How Do I Report Foreign Inheritances to the IRS?

Receiving an inheritance isn’t always simple, especially when it’s from a foreign relative or loved one. That being said, foreign inheritances do have an upside; they’re non-taxable, depending on certain variables. Despite that fact, you still need to report it to the IRS, even if you live overseas.

Reporting a foreign inheritance to the right agencies requires a few simple forms. However, understanding which forms apply to your situation can be difficult. The most important one is IRS Form 3520. This is necessary to complete if your foreign inheritance exceeds $100,000 in value. There are other forms and agencies in addition to the IRS that shouldn’t be left out. You may have to file IRS Form 8938 and report to the Financial Crimes Enforcement Network. The silver lining, however, is that the IRS probably won’t tax your foreign inheritance.

The CPAs for American expatriates at US Tax Help can simplify receiving a foreign inheritance. Our certified public accountants can help you understand which forms you must file to properly report your inheritance and avoid fines. To learn more about how to report your foreign inheritance, visit our website or call the CPAs for American expatriates at US Tax Help today at (541) 362-9127.

How Do You Report a Foreign Inheritance to the IRS?

American expatriates who receive a foreign inheritance while living overseas may still need to report it to the IRS. Despite residing abroad, American citizens must disclose certain aspects of their financial status to the IRS each year. As long as you retain your citizenship status, you must pay taxes and report certain gains, including foreign inheritances.

IRS Form 3520

As with any other reporting made to the IRS, there is a form you must complete to report your foreign inheritance. Using IRS Form 3520, any American who has received a foreign inheritance over a specific aggregate sum must report it to the IRS. If the inheritance you receive is from a non-American resident or citizen, you only need to report it if it exceeds the equivalent of $100,000. That doesn’t mean just cash, either. It applies to the value of any asset you have received as part of your foreign inheritance. When your foreign inheritance is valued at more than $100,000, you must report it to the IRS.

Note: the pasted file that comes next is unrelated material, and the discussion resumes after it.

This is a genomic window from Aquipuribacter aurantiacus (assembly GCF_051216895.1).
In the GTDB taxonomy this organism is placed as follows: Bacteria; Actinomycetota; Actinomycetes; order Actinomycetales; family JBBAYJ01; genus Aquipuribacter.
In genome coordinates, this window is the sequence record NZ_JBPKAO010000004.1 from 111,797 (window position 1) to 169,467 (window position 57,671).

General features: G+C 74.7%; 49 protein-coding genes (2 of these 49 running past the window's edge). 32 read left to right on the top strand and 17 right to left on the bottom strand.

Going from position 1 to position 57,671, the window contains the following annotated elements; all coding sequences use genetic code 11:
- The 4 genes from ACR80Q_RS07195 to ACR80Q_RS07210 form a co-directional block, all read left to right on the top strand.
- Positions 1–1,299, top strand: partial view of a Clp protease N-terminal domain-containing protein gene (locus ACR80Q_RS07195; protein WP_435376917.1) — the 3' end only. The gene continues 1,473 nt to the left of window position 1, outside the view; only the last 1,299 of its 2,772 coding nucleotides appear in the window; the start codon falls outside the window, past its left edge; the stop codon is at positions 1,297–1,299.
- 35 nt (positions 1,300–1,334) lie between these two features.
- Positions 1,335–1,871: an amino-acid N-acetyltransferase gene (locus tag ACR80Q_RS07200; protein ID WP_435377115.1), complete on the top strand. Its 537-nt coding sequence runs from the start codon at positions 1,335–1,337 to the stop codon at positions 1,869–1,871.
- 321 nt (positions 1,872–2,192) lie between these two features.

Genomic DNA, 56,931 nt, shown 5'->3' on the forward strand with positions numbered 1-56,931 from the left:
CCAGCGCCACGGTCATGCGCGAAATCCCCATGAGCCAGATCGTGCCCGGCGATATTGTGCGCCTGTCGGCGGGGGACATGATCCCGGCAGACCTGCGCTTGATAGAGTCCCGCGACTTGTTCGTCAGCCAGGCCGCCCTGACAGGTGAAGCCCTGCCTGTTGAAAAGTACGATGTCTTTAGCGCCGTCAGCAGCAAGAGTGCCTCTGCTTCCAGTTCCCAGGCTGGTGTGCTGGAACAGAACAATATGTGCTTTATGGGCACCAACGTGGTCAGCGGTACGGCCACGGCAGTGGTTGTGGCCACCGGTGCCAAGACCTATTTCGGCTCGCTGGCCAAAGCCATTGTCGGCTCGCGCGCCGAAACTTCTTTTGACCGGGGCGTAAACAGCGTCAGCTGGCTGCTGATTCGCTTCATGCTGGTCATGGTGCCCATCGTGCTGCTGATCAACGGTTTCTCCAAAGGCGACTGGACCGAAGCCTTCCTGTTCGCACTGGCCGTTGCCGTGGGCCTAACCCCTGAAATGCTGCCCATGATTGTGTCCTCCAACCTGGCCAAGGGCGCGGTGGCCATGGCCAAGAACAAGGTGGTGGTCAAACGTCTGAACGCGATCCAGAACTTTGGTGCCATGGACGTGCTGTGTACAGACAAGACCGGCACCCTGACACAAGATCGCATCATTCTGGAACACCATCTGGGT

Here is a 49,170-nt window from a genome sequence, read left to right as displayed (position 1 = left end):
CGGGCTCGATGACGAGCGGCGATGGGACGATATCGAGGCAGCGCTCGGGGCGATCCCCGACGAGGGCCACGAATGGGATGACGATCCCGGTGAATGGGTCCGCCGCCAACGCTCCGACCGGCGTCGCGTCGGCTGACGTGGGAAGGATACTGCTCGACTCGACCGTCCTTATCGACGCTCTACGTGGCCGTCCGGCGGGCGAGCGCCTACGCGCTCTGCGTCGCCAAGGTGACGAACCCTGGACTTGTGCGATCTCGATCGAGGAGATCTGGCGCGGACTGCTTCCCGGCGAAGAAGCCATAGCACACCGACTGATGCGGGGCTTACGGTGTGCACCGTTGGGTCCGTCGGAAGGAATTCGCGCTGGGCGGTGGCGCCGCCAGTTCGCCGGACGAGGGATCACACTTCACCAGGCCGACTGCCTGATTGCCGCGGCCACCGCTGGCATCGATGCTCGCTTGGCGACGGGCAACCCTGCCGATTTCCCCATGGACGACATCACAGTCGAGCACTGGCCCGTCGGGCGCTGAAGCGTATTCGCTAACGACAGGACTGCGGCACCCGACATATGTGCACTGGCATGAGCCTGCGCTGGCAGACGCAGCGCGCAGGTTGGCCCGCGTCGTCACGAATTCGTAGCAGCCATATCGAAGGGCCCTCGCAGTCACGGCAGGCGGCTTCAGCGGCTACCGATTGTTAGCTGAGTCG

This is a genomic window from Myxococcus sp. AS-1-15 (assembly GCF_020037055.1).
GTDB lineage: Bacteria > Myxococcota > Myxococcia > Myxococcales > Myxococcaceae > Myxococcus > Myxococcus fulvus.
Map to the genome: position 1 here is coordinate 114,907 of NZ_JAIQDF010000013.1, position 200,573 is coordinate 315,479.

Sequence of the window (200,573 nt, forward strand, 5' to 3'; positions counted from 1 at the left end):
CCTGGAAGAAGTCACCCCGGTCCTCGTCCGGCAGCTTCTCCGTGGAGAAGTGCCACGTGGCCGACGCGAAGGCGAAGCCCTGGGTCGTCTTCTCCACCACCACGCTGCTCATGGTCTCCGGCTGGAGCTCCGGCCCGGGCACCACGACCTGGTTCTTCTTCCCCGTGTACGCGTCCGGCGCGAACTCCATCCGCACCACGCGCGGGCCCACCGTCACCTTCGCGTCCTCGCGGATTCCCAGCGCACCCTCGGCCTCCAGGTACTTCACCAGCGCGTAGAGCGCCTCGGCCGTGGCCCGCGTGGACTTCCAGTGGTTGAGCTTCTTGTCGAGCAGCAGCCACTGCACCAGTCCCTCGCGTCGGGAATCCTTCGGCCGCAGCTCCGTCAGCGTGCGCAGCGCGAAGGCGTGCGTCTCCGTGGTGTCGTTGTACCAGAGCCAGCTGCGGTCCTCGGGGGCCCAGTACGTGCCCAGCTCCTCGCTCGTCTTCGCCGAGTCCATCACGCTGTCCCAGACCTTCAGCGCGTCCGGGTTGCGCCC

Reporting your foreign inheritance to the IRS is for informational purposes. When American expats receive an inheritance from a foreign person or trust, it’s not taxable in the United States. While some states have different laws regarding taxing a foreign inheritance, as long as your money stays out of the United States, and if you’ve been a permanent resident in another country for long enough, your inheritance shouldn’t be taxed by the IRS. Although your foreign inheritance isn’t taxable, you still must report it. If you don’t, you can face hefty fines. That’s why it’s important to have help from experienced professionals, like the CPAs for American expatriates at US Tax Help. Having to report a foreign inheritance is a relatively new requirement, so expats might not be aware that they must do so.

IRS Form 8938